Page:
]. A recent Common Sense Media report identified that no research has explored the association between video viewing/streaming via mobile devices and body image [28
]. Given that online advertising can be targeted using browser history and demographic information, use of online streaming may have even more detrimental impacts on body image, risk of disordered eating, and cosmetic surgery intention than traditional forms of media as advertisers may target advertisements that promote unrealistic and idealized body types to youth and young adults [28
]. Further, the majority of published research that investigates the influence of screen time on body dissatisfaction, disordered eating, and cosmetic surgery intention in young adults is focused on women. However, a substantial number of men experience body dissatisfaction [29
] and suffer from disordered eating behaviors [30
]. Thus, research that considers associations between online viewing/streaming via mobile media devices on body image, disordered eating behavior, and cosmetic surgery intention among both males and females is needed.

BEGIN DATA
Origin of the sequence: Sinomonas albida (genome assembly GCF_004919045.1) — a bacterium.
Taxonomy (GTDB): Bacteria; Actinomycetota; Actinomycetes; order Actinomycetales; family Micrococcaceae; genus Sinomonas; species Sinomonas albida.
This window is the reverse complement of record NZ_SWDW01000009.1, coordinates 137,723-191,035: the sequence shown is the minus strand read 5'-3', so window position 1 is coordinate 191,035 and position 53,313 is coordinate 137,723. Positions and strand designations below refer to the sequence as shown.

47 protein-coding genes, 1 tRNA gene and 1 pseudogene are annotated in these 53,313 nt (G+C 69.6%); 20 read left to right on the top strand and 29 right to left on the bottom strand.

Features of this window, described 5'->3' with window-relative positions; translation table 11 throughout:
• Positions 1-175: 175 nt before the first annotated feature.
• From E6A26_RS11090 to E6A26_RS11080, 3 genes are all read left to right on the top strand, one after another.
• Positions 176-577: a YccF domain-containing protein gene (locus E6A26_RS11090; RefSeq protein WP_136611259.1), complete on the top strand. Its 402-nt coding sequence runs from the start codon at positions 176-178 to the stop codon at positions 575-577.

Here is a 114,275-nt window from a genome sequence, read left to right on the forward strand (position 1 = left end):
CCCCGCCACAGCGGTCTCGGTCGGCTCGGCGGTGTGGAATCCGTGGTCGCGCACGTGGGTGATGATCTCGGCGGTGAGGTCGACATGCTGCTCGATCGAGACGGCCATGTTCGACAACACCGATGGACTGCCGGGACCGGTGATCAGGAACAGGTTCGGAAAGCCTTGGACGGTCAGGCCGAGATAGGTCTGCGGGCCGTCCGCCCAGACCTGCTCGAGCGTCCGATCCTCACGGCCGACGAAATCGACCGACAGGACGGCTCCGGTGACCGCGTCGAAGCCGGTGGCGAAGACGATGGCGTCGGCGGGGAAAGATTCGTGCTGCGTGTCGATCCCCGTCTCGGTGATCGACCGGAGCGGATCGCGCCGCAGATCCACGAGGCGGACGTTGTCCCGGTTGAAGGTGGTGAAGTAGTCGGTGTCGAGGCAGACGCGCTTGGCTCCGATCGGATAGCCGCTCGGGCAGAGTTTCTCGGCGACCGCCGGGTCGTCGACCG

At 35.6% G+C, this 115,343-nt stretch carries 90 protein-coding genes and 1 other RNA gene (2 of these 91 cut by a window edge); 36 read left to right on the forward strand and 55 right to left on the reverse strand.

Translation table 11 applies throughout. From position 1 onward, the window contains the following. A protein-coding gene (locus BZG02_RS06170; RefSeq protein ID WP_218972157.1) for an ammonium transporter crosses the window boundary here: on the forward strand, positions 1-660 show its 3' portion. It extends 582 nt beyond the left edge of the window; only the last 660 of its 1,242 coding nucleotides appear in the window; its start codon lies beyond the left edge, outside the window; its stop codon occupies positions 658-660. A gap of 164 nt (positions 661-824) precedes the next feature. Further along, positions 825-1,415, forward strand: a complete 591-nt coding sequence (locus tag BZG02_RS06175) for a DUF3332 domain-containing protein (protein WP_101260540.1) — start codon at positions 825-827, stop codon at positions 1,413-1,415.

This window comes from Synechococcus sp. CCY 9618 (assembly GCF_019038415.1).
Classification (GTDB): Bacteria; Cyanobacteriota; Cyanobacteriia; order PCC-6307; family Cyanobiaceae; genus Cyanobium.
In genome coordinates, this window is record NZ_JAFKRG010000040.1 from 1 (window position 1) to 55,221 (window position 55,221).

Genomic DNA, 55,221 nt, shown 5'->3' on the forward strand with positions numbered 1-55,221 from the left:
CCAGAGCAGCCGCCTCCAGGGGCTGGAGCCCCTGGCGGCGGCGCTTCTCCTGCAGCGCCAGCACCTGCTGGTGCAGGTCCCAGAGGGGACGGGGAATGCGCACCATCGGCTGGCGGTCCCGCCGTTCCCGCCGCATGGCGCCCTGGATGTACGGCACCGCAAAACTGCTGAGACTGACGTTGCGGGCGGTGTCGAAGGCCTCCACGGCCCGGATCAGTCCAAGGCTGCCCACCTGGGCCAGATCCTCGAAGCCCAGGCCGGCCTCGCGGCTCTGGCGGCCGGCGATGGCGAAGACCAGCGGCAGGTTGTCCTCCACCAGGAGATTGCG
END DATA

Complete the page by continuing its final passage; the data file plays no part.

Using data from a large, national cohort study of young adults that measured television (TV) viewing exposure from traditional and mobile forms of screens, the current study aimed to address these gaps by examining the cross-sectional associations of screen time, assessed across different types of screen-based devices (television, mobile devices, and computer) with body dissatisfaction, disordered weight control behaviors (DWCB) (specifically use of diet pills, laxatives, and purging behavior), and cosmetic surgery intentions. This study also explored the extent to which associations of screen time with these outcomes differ across the viewing modes (broadcast, recorded, online, downloaded, and hand-held device). Results from this study provide a clearer understanding of the associations between time spent on all screen-based devices and body dissatisfaction, disordered eating behaviors, and cosmetic surgery intentions among both males and females. These findings can help guide future media literacy and eating disorder prevention interventions.